If all this has gotten you down, luckily Faust has you covered. "I've Got My Car and my TV" could be the theme for a 1970s children's show, complete with more folksy lyrics and instrumentation. It's well produced, but has aged the worst of all the songs, making it slightly disorienting to my ears. It would definitely have fit in as a guest track on Yellow Submarine.

Two more atmospheric freeform tracks fill the gap between this and the final song, "...In the Spirit", a vaudeville style romp, complete with brass and finger-snapping that comes along for the ride.

If this half of the record is analogous to losing your mind, our protagonist is long gone by this point! Unfortunately, I think it's *too* well done, and instead of feeling like a Faust take on Broadway, it comes across as a musical number that was included by accident.

This is one of those albums where I find myself switching records altogether after finishing Side 1. I appreciate the work that went into it, but the mood and atmospheres so carefully crafted during the first 25 minutes are unceremoniously torn down with the rest of the album. It's easier to go from Side 1 of "So Far" into "Tago Mago", than finishing Side 2, and now being forced to put on "Band on the Run"!

If there's one thing Faust is predictable at, it's unpredictability.

3.5/5 and still highly recommended listening.

 The Faust Tapes by FAUST album cover Studio Album, 1973
3.81 | 142 ratings

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The Faust Tapes
Faust Krautrock

Review by LearsFool
Prog Reviewer

5 stars Suckerpunch: The Album. Throbbing Gristle circa 1979, take notes. First, you follow the discount model of record marketing in the '70s, and so price your new LP like a single. Next, have that LP be put together by some random bloke at Virgin with a penchant for surprises from a collection of all those old tapes of your music you have lying around. Now watch with glee as at least 50,000 members of the British music listening public become confused and disgusted by your and your Anglo label's Frankensteinian meisterwerk.

This concrete Adonis is built on hairpin turns through already strange, experimental, diverse, and unique musics and sounds and even some peppered in studio talks for that "In My Time of Dying" feel two years early. I can hear free jazz, noise, and proto- industrial alongside the snippets of more familiar krautrock kraziness. A happy surprise comes in the form of some pieces being long, providing some wonderful extended jams that are also respites from the insanity. This is more than just a representation of track skipping/channel hopping in intentional musical form, this is "Breathless" in album form. This defies category; it isn't even really concrete as we'd generally identify it; just mumble 'avant garde' and run. Excellent music in a groin smashing format. For the progheads who like surprises. I need to lie down.

 Faust & Nurse With Wound: Disconnected by FAUST album cover Studio Album, 2007
3.53 | 23 ratings

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Faust & Nurse With Wound: Disconnected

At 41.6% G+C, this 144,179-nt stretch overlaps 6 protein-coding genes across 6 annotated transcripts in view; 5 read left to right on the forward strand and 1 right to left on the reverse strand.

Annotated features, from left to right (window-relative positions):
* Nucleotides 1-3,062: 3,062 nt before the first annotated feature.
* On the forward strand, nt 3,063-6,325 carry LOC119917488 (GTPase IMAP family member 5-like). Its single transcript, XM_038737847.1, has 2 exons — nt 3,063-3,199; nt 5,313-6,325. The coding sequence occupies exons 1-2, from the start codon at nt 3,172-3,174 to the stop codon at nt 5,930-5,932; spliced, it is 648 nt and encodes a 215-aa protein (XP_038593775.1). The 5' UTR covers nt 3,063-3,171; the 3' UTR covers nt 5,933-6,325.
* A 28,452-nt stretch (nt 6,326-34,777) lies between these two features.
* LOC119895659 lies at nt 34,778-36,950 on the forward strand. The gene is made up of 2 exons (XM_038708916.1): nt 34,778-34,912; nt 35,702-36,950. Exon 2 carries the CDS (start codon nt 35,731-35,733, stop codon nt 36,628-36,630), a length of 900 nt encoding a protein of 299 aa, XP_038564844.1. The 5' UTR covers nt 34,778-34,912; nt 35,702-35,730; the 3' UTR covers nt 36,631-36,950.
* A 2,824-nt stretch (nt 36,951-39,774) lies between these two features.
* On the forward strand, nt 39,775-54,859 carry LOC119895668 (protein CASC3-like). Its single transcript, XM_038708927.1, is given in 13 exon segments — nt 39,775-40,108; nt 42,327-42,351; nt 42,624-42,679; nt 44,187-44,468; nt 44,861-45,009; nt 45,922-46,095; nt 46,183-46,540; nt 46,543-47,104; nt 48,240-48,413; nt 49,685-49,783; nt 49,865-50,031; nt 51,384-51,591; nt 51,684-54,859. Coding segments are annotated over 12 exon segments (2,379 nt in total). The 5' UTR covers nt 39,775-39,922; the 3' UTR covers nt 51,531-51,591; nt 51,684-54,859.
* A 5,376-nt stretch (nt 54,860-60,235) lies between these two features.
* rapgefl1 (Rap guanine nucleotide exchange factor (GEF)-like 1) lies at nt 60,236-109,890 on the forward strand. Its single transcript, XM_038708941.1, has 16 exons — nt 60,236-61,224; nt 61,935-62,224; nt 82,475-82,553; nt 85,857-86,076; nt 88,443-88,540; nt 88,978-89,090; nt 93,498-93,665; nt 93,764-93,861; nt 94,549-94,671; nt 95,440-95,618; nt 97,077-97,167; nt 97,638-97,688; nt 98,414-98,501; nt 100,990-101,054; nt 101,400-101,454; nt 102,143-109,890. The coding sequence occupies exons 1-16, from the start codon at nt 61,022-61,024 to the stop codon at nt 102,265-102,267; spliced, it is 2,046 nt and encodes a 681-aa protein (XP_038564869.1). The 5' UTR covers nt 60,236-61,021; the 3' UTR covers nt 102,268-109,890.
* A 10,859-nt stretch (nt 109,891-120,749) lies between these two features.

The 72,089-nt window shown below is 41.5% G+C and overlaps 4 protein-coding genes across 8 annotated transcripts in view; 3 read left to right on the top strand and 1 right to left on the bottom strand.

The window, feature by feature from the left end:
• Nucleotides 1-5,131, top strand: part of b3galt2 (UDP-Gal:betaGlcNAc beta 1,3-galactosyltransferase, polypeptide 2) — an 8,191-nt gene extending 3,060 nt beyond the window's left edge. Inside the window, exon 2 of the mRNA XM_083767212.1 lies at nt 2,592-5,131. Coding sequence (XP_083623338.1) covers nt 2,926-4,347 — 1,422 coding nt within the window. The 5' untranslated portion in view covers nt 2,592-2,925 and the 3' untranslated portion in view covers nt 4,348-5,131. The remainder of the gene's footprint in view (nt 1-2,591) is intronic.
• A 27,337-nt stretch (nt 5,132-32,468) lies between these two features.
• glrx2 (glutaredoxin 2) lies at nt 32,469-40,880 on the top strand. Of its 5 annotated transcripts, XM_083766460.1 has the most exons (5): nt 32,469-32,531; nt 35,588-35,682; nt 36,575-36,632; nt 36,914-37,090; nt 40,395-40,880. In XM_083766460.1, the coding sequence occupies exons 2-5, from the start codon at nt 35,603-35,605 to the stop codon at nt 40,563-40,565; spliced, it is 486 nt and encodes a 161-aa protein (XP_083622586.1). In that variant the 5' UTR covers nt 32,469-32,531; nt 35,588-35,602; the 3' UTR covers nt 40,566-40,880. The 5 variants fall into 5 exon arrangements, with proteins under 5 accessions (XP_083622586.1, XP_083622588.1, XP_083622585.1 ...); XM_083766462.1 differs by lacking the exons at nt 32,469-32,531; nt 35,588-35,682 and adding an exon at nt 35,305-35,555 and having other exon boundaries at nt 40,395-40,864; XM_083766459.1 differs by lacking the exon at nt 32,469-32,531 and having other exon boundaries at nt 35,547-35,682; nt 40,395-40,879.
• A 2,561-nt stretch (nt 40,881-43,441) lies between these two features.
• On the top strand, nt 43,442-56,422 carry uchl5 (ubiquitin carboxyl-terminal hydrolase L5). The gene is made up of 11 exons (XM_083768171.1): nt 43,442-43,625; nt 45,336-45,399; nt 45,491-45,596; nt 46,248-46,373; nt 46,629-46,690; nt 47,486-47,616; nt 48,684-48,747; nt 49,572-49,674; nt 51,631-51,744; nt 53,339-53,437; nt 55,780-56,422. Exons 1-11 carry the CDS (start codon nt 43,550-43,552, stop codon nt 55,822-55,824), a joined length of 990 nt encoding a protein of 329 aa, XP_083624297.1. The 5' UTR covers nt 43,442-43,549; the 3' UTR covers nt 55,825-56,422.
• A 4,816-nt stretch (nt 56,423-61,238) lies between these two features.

Faust Krautrock

Review by Dobermensch
Prog Reviewer

2 stars This recording is how I imagine the original Amon Düül sounding in 2007 if they'd had the technology and any sense of professionalism at hand. The opener has many similarities to 'Psychedelic Underground' from 1969. Forget about the 4/4 beat - this is a 1/1 Red American Indian tribal dirge.

Despite being well produced and being very clear in sound separation, 'Disconnected' leaves me feeling disengaged by its conclusion. I own around 40 Nurse With Wound LP's and have the first 4 'Faust' recordings so had high hopes approaching this collaboration of two very studio-bound artists.

Overall, this album sounds far more 'Nurse With Wound' than 'Faust'. I can only imagine that 'Faust' handed over some DAT tapes with which Steve Stapleton deconstructed, mashed, bashed and re-built to his own requirements.

'Disconnected' is mostly made up of the usual 'Nurse With Wound' precisely clipped vocal snippets, while all sorts of metallic drones and ethereal groans are layered one on top of the other. It creates a very odd Dadaist atmosphere where intentionally, nothing makes sense. There's even a john Cage moment called 'Silence' where you have to listen to nothing for one minute. Why?

"Tu M'Entends?" utilises that 'Nurse With Wound' electronic drum loop that he relied on heavily in the mid nineties. Steve Stapleton is the ultimate magpie plagiarist. SO many of his sounds are 'borrowed' from other bands. This is no bad thing, as they're all so fleeting it's hard to get a grip on them. But I always listen to 'Nurse With Wound' thinking I've heard that somewhere before, but can never put my finger on it. Infuriating...

'Faust' re-appear live on the last track 'Hard Rain' with some violently shouted German vocals and heavy drums. It's tuneless of course and is raw, loud and completely out of place on this recording. It does however, slap me in the face and brings me out of my dead man stupor.

This is not a good place to start if you're unfamiliar with either band. It sounds nothing like 'Faust' and there are far better 'Nurse With Wound' albums available.

Thanks to ProgLucky for the artist addition. and to Quinino for the last updates